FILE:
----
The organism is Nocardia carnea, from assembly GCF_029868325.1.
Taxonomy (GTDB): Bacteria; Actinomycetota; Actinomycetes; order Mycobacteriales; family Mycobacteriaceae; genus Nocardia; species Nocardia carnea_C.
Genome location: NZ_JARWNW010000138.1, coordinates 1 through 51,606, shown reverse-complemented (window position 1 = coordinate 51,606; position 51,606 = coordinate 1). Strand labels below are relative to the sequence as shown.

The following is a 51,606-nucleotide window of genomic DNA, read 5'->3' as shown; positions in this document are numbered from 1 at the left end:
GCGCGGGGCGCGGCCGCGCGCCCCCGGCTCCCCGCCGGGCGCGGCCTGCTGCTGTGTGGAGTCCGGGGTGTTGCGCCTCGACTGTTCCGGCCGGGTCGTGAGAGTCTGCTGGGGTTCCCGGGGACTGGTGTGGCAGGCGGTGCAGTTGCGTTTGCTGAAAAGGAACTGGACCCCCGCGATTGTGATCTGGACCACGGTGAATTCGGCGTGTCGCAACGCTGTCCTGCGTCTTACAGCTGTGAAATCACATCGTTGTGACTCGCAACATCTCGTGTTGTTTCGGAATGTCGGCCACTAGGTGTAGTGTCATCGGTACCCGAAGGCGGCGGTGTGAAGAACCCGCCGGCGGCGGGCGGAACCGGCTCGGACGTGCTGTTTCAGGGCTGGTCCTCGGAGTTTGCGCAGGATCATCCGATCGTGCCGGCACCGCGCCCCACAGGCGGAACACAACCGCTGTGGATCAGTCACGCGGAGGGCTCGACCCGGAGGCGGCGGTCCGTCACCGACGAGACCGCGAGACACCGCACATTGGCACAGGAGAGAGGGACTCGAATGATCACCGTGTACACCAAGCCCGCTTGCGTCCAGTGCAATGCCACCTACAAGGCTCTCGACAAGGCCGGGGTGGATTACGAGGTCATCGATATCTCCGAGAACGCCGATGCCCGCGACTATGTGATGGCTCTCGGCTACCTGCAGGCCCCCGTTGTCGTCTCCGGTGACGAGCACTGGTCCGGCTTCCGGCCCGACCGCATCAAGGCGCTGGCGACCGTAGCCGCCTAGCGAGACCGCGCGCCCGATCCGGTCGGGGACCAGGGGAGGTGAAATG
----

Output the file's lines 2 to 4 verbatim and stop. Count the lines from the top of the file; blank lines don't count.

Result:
Taxonomy (GTDB): Bacteria; Actinomycetota; Actinomycetes; order Mycobacteriales; family Mycobacteriaceae; genus Nocardia; species Nocardia carnea_C.
Genome location: NZ_JARWNW010000138.1, coordinates 1 through 51,606, shown reverse-complemented (window position 1 = coordinate 51,606; position 51,606 = coordinate 1). Strand labels below are relative to the sequence as shown.

The following is a 51,606-nucleotide window of genomic DNA, read 5'->3' as shown; positions in this document are numbered from 1 at the left end: